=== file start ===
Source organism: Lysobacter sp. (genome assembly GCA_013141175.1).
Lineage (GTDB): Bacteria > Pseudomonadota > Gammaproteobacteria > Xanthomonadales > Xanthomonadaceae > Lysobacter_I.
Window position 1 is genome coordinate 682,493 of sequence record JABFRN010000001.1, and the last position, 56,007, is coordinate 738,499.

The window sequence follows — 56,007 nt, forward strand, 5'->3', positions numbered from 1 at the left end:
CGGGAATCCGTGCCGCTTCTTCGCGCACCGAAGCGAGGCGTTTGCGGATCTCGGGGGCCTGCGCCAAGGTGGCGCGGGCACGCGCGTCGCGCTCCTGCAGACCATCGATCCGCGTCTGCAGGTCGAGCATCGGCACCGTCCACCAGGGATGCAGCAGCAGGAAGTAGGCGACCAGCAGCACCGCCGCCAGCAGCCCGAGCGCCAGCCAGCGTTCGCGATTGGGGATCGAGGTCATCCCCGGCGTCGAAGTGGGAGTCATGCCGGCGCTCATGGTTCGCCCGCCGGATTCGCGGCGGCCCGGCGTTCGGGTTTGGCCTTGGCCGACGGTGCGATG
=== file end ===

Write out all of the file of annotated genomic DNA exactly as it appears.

Source organism: Lysobacter sp. (genome assembly GCA_013141175.1).
Lineage (GTDB): Bacteria > Pseudomonadota > Gammaproteobacteria > Xanthomonadales > Xanthomonadaceae > Lysobacter_I.
Window position 1 is genome coordinate 682,493 of sequence record JABFRN010000001.1, and the last position, 56,007, is coordinate 738,499.

The window sequence follows — 56,007 nt, forward strand, 5'->3', positions numbered from 1 at the left end:
CGGGAATCCGTGCCGCTTCTTCGCGCACCGAAGCGAGGCGTTTGCGGATCTCGGGGGCCTGCGCCAAGGTGGCGCGGGCACGCGCGTCGCGCTCCTGCAGACCATCGATCCGCGTCTGCAGGTCGAGCATCGGCACCGTCCACCAGGGATGCAGCAGCAGGAAGTAGGCGACCAGCAGCACCGCCGCCAGCAGCCCGAGCGCCAGCCAGCGTTCGCGATTGGGGATCGAGGTCATCCCCGGCGTCGAAGTGGGAGTCATGCCGGCGCTCATGGTTCGCCCGCCGGATTCGCGGCGGCCCGGCGTTCGGGTTTGGCCTTGGCCGACGGTGCGATG